Of course, not every scenario can be anticipated in today’s ever-shrinking world. At the end of the period, Hartley is approached by a foreign exchange student who indicates his sponsor family is away in Cuba. And so, before 8:30 a.m., Hartley’s officiating skills click in and he makes a quick ruling, citing the same “rule book” reference that will afford the others credit via an email or phone call.
It’s between classes at Jenison High School, and Hackley rushes from his desk to a prime spot in the hallway between the administrative and athletic offices where the pedestrian flow is swift and plentiful. Once there, he delivers his first high-five of the day, but it’ll be far from his last. Hackley might lead the state in high-fives, and is unabashedly the Wildcats’ biggest cheerleader.
“I like to come out between classes and ‘press the flesh,’” Hackley says, beaming.
And the assault begins.
“How’s that knee going?”
“Gonna cheer on our guys tonight, right?”
“Nice job last night!”
The last stragglers make it to the next class, and it’s time to take a visitor on a tour of the facility which, by the way, would be the envy of many a small college.
The tour begins with a stop at the girls swimming & diving donut table, a regular fixture in the corner of a hallway on this day of the week, with proceeds going to the swim team. After a brief stop in the gym and accidental participation in a “speedball” game, it’s off to the football and soccer fields, then a check on the tennis courts, 16 of them with bleacher seating. It’s little wonder the MHSAA?Finals have made the school a regular destination.
Second period trigonometry – complete with some elements of the Pythagorean Theorem mixed in with today’s free-space trig session – comes and goes, and for the first time Hartley begins to think about the night’s football assignment at Fowlerville.
As the crew’s referee, he typically sends emails to his crew and the host athletic director each Sunday confirming arrival time, gametime, travel plans and facility availability.
As gameday closes in, he admits there is a different feel to the day in the classroom, although many of the elements are applicable inside and outside the walls.
“Classroom management, discipline and dealing with kids correlates directly to game management, enforcement of penalties and dealing with coaches,” Hartley said. “It’s managing students and working with administrators both in class and on the field. Like the games, some classes involve mostly teaching and run smoothly. Others require more management, control, discipline and then, ‘Oh yeah, I have to fit in some teaching too.’”
As the wind whips outside, and rain pelts the classroom windows, he wonders if it might not be a better day for basketball.
With the game hours off, but the next class just minutes away, he tunes his laptop to 70s music on Sirius/XM radio and gets the next lesson ready on his Smartboard. A neighboring teacher comes in to borrow pencils; there might not be a need for chalk anymore, but pencils have not been replaced.
Having answered and cleared his email to start the day, Hackley returns from his rounds to find 24 more emails. Most are routinely answered. One will take some coordination with the choir teacher.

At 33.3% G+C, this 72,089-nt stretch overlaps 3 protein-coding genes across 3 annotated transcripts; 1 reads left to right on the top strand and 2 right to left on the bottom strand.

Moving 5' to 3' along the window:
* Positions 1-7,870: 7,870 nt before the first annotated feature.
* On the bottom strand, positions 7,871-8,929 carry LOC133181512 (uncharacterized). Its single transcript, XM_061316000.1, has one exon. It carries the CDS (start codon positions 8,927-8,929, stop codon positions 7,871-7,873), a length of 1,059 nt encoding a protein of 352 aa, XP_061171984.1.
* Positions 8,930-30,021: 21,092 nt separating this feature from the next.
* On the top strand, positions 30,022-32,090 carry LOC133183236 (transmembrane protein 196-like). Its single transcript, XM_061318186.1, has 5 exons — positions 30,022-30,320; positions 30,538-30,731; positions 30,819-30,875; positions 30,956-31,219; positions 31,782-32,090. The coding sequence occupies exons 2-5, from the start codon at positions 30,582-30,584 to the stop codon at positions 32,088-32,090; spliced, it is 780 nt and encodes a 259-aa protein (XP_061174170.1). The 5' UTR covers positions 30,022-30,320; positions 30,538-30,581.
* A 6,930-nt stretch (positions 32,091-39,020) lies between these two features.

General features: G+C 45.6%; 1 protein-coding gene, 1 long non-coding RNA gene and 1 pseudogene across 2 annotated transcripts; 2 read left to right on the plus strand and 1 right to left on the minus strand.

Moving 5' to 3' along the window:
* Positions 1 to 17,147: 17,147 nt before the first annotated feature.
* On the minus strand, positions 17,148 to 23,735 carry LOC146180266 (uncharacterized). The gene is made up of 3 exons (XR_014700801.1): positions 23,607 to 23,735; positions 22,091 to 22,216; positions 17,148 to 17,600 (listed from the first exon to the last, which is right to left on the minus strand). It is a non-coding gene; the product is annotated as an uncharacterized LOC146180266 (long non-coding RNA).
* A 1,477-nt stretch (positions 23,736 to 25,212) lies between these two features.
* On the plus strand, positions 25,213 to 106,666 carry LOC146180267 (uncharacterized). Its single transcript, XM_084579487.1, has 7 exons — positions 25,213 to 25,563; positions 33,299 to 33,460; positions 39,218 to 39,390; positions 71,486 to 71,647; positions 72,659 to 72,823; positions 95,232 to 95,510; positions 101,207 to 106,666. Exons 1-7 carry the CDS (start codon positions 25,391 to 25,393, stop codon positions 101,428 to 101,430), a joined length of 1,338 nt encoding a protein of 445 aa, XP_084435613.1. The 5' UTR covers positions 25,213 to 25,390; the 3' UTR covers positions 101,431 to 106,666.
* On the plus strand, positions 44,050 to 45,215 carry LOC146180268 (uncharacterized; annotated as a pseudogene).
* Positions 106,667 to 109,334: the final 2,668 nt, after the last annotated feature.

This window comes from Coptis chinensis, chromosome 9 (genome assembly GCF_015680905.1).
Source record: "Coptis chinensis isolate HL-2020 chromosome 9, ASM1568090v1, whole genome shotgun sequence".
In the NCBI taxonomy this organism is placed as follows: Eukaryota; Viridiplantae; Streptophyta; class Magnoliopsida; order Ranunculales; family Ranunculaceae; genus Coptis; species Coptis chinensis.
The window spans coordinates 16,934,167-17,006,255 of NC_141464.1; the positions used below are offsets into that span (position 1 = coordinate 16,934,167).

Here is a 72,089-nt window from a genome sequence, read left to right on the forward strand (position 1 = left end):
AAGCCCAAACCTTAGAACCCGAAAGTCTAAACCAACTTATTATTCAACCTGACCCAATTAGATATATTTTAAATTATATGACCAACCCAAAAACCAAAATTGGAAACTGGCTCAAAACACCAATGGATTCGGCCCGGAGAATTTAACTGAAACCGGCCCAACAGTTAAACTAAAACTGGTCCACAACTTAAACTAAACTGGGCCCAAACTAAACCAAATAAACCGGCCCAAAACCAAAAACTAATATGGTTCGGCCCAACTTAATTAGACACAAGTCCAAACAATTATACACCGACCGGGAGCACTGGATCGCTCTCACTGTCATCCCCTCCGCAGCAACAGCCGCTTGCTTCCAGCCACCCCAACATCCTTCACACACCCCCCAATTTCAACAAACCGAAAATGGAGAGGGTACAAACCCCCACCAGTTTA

“We have a conflict with a choir performance and the last football game of the year,” he says. “We have some cheerleaders who also are in choir, so we need to arrange to have them cheer half the game and get them back for the performance.”
That’s not the only juggling act of the day. Superintendent Tom TenBrink calls shortly before 10 a.m. to discuss impending O-K Conference divisional realignments, not an easy process when 51 schools are involved.
“We are in the Red with Hudsonville, Rockford and East Kentwood and have asked to be relieved from the Red,” Hackley said. “We are one of the smallest schools by far. Travel might be further in other divisions, but we need to be where the enrollments and competition are more equitable.”
It’s not as simple as a vote of ADs. The ADs have advisory votes, the principals have votes to approve plans, then it goes to school boards.
Once again, Hackley is appreciative of his footing at Jenison.
“We – superintendent, principal and I – talk all the time and we are all in the loop. The communication is a real plus for me being an advocate for our kids, because I know it’s not like that at a lot of places,” Hackley said.
Hartley is accustomed to throwing a lanyard around his neck during his avocation of officiating, but he puts one on early today for fourth-hour trig. One of the students in this class has a hearing disability and sometimes is accompanied with a signer for assistance. Today, the student brings a small amplifier for Hartley to wear during the class.
“That’s the first time I’ve been given that to wear,” he said. “Sometimes the student doesn’t have the assistant there either. It depends on the complexity of the classes that day.”
Across the state at Jenison, Marlink has printed programs for the evening’s football and swimming events, and is on her way to Subway to order food for the weekend’s tennis and water polo tournaments. En route, she’ll stop at the football field to drop off a supply of pop before returning to the office.
Graham is preparing money boxes for the ticket gates, when Hackley prepares an email to alert students and staff of special parking procedures and bus routes affected by the MHSAA?Tennis Finals.